Jem and Kai have been friends forever. She adores him, loves him, would do anything for him and he for her. Well, anything except live. Kai is easygoing, kind, gorgeous and gay. When he is brutally out-ed online, he cannot see past the hell of homophobic abuse torrenting towards him and kills himself. Jem is left with nothing but tainted memories, existing in a grief-stricken stupor, fuelled only by plans for her own suicide – plans that she never quite has the energy to put into action. At her lowest ebb, she discovers that Kai has left her a series of and slowly, she starts to come back to life, taking Kai’s suggestions on board, feeling her way back into the real world. Yet what really fuels her revival is not the letters from Kai – they merely keep her going from month to month – but a deep-seated need for revenge, a desperation to find out who did this to Kai so that she can punish them. And when that’s done… well, for Jem, there’s not way through – only out.
Throughout her story, Jem’s voice remains remarkably clear, her personality crystallising even as she changes almost beyond recognition. Cleverly, while we are introduced to Jem during the darkest period of her life, we get to know her through her memories of Kai and also through his perception of her (as seen through the letters that pepper the book). She’s very sharp, pretty cynical and very funny. Her keen observations of those around her, particularly the popular kids at school who she rather viciously (yet awfully cleverly) categorises as members of the animal kingdom, are fascinating. She’s also not terribly nice, with a tendency to see others only in black and white with a subtle sense that she and Kai were superior to everyone else. In short, she’s an incredibly believable teenager – likeable and unlikable, smart yet short-sighted, loving yet desperately selfish and awfully fatalistic when it suits her. She’s a tour de force of insightful writing and grievously insurmountable grief.
Kai himself comes into focus slowly, with Jem a devoted yet slightly unreliable narrator of his life. It is in the slow drip of his missives to Jem that he finally emerges. While his tone is light, seemingly inappropriate at times, he comes to light as a good person, backed into a hellish corner from which he truly sees no way out. He is heartbreaking to say the least. As with Cat Clarke’s previous work, the larger cast of characters are written with great skill. The concern of Jem’s parents is palpable; Louise, Kai’s sister, hisses with bitterness; the popular kids become both more and less than they first appear. Of that group, Sacha, Lucas and Stu are particularly fascinating, all having paradoxical affects on protagonist, Jem. It’s very clever, very subtle and very real.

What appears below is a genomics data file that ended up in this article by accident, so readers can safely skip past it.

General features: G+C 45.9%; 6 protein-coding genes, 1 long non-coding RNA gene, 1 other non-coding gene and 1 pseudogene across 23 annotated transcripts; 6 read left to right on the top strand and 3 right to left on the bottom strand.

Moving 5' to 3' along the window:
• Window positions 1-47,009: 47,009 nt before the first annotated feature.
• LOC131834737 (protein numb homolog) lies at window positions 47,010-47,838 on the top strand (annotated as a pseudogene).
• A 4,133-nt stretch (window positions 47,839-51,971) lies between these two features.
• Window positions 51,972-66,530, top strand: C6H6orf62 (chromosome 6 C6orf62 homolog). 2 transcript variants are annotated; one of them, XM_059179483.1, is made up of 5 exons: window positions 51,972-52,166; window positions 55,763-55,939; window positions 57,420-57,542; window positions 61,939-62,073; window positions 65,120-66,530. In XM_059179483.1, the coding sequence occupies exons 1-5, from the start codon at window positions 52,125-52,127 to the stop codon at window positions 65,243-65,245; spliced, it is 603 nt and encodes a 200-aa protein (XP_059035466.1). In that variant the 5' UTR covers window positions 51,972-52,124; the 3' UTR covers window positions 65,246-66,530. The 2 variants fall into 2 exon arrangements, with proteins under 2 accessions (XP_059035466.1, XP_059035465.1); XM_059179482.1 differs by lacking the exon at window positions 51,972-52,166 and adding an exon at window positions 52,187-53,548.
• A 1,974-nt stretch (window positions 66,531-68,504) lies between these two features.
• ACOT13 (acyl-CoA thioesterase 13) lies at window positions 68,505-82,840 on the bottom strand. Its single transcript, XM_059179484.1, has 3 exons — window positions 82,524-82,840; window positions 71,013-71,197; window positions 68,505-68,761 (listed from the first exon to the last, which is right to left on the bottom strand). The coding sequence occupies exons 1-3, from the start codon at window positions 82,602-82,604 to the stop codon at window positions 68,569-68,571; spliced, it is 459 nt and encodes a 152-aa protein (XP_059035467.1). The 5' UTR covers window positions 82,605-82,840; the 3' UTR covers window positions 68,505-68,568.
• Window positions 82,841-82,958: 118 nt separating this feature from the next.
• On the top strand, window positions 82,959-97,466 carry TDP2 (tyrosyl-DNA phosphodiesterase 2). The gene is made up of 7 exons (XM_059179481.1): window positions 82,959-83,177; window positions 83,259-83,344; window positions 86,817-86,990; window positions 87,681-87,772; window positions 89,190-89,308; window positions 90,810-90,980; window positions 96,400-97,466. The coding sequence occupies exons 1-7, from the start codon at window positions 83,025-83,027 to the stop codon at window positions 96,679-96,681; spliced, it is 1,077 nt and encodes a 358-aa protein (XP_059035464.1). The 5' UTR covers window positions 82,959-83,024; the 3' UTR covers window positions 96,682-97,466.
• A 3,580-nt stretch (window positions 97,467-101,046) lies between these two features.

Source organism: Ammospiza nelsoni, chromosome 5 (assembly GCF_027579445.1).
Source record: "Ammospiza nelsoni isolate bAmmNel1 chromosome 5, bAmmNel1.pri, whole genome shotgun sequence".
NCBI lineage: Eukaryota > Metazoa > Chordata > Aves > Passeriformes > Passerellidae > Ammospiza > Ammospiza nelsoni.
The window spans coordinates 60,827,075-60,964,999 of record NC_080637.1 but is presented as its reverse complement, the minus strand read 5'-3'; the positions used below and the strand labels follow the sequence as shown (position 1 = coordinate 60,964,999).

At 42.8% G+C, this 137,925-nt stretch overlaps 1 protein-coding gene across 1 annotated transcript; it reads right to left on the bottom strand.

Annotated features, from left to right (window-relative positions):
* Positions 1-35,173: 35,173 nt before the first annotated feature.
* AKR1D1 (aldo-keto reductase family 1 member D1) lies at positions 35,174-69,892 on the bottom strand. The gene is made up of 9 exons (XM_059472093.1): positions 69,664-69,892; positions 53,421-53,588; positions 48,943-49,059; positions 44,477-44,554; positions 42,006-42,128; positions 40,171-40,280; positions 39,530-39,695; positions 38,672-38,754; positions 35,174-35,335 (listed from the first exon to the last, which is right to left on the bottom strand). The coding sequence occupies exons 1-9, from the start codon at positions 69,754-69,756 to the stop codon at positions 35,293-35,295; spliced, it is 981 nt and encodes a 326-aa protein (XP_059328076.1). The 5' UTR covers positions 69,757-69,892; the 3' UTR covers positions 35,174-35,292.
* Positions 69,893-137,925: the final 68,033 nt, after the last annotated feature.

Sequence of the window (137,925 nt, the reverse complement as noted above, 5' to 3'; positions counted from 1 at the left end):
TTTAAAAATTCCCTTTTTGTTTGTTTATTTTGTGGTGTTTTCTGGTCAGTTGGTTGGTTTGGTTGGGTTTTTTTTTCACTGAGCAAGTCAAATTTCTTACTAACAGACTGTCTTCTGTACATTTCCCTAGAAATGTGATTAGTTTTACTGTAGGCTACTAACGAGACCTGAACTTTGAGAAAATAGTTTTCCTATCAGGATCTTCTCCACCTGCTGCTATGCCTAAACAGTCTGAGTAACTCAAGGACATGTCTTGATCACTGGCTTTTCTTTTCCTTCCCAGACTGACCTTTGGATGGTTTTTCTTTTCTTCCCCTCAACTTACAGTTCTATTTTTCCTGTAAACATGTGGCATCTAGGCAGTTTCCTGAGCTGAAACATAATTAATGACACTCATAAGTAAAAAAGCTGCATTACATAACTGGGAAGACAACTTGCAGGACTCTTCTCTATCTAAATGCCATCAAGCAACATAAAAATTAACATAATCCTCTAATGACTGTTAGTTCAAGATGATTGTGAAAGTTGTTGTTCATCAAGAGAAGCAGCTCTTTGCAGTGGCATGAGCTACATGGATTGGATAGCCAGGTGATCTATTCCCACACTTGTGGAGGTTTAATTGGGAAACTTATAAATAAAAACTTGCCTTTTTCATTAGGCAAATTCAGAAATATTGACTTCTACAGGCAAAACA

The storyline itself could at first seem a little trite, with Kai’s monthly letters seemingly the beginning of a story last seen in the ghastly P.S. I Love You. Don’t be fooled. Clarke takes a recognisable trope and turns it on its head. Even as Jem appears to take on board the message that Kai so needs her to understand, she twists his advice to her own bitter means. Perception of others, and of events, is a running theme in Clarke’s work and Undone riffs on ideas that she has touched on with great success before but to even greater effect. Jem’s inability to see the woods for the trees leads to a reveal that is subtly signposted from page one, allowing readers to understand what she herself refuses to acknowledge, preferring instead to doggedly pursue an avenue informed by her own prior opinion. Clarke has constructed a story line that moves insidiously to an increasingly inevitable outcome and one that will have readers desperate for Jem to just stop, to just see.
While Undone is undoubtedly an accomplished story, what sets it apart from contemporary contempories is the level of writing. Cat Clarke has a preternatural ability to create authentic teenage voices to the point that one might suspect some sort of voodoo channeling shenanigans at her writing desk. Jem’s raw, ravenous grief pours of the page, the black selfishness of all consuming loss palpable and, at times, incredibly difficult to read. The many scenes set at school will speak loudly to anyone who is or ever was a teen and it is this realness that makes the novel’s denouement so outstanding. The greatest triumph here, though, is that towards the end, when Jem’s seems to have lost sight of anything that matters, Clarke reels it all in. She takes the reader back to the core of her story by stating the simplest of facts succinctly, sadly and with unarguable logic. It is this, as well as the phenomenal writing and compelling story, that should place this books in classrooms and libraries around the country where it can lead those who read it to a place where it need never ring true. Read this book, it’s powerful, it’s important, and then pass it on so others can read it too. Highly, highly recommended.